Peugeot has resisted the urge to tamper much with the appearance of the 208 GTi’s cabin for the 30th. To all intents and purposes, this is a 208 GTi as we currently know it. Which is to say decent enough, despite the showboating shiny plastic and mildly perplexing nature of the layout.

Characterised by the high-mounted touchscreen and now infamous floating dials, the layout is a familiar theme of the French manufacturer’s interior design language, although that has hardly altered the slightly discombobulated feel of sitting behind the wheel for the first time.

The seats are a special design and are very good up to a point, falling short only in the kind of support that we'd expect on a track

Much has been written on the subject of the dashboard, which we won’t repeat here, but suffice it to say that short drivers who prefer to sit low will probably not be able to see the 208’s redline – and in a hot hatch, that seems like a shame. We’re not huge fans of the downsized steering wheel blocking the view, either, and the manual gearbox could do with its unnecessarily long throw being an inch or two shorter.

Getting comfortable isn’t a problem, thanks to the new, figure-hugging Peugeot Sport-branded seats, although the squidginess of the bolsters means they’re hardly vice-like in the support department.

The 30th gets a bit more lacquered black trim, Alcantara, leather, red piping and some very scarlet floor mats – plus a numbered plaque – to mark it out as special, but it’s unlikely that Peugeot’s customers will feel inclined to pay the model’s premium on account of the spec.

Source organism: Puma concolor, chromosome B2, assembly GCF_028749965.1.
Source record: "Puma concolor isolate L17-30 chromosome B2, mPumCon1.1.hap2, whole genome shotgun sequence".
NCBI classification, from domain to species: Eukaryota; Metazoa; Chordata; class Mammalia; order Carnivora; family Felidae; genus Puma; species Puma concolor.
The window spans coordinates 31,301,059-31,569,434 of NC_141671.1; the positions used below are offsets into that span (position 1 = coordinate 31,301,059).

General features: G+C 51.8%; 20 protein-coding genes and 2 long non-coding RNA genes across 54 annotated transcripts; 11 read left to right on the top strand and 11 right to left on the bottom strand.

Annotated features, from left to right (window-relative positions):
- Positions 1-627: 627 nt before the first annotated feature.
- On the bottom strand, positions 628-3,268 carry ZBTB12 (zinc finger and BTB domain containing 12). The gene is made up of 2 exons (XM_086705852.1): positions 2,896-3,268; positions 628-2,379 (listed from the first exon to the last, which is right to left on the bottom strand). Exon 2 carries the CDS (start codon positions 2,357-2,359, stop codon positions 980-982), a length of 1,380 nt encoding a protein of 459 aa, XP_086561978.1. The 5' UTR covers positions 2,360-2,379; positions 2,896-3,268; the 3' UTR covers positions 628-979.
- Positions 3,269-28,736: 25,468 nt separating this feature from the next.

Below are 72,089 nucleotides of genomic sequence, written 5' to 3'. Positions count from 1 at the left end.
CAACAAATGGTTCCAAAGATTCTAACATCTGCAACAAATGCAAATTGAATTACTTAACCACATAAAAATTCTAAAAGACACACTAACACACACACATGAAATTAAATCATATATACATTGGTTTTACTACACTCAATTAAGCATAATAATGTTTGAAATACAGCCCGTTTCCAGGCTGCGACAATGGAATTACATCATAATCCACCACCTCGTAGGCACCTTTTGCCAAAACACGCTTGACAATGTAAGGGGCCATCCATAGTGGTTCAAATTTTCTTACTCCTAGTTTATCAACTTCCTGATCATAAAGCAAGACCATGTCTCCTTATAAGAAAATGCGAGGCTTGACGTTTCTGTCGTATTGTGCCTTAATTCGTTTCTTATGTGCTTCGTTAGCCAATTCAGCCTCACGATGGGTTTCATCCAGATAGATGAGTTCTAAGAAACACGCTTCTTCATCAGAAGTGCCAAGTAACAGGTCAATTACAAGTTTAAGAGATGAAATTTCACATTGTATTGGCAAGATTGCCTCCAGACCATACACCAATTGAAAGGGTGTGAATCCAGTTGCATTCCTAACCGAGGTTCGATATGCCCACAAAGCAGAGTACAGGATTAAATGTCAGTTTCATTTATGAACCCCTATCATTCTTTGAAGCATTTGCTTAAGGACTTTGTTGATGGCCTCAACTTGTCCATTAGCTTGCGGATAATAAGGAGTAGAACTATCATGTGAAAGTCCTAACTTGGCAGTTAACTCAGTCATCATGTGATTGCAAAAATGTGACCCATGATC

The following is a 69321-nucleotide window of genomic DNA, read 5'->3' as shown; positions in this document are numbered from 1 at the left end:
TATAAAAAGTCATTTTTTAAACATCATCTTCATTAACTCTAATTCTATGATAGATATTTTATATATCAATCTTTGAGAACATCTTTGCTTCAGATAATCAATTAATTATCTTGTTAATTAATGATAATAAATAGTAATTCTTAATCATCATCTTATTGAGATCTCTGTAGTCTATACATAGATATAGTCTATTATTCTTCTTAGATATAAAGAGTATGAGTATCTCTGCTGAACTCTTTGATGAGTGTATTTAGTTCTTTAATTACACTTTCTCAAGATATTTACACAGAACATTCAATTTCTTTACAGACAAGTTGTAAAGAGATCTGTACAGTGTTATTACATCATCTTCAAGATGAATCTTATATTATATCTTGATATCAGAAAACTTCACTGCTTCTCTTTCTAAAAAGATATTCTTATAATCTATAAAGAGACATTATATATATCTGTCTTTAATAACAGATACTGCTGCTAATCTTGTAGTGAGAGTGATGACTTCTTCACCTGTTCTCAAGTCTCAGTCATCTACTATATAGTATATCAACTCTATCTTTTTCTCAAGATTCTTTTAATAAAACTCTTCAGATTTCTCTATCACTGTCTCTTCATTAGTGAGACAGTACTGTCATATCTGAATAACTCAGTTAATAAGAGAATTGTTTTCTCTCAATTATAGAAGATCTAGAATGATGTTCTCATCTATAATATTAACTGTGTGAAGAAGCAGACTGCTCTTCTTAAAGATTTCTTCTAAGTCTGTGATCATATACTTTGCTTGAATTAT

That said, there’s enough standard kit thrown in, including a DAB tuner, dual-zone air-con and sat-nav, to make it a convincing enough range-topper – especially given that the satellite navigation system was previously only standard on the GTi Prestige trim level.

Everything functions well enough, even if the map display does resemble a line drawing from an early 1990s flight simulator. The niggles lie deeper and most notably in a general lack of intuitiveness. There is rather too much screen stabbing to be done at a plethora of buttons and boxes — a criticism easily levelled at half a dozen such systems, but not any less bothersome for that fact.

The lack of any real sense of fluid usability is a shame, because it means that the lofty positioning of the screen never seems like much of a virtue. It just feels like you’re continually having to lift your hand up very high to access the feature you want, rather than keeping your eye on the road.


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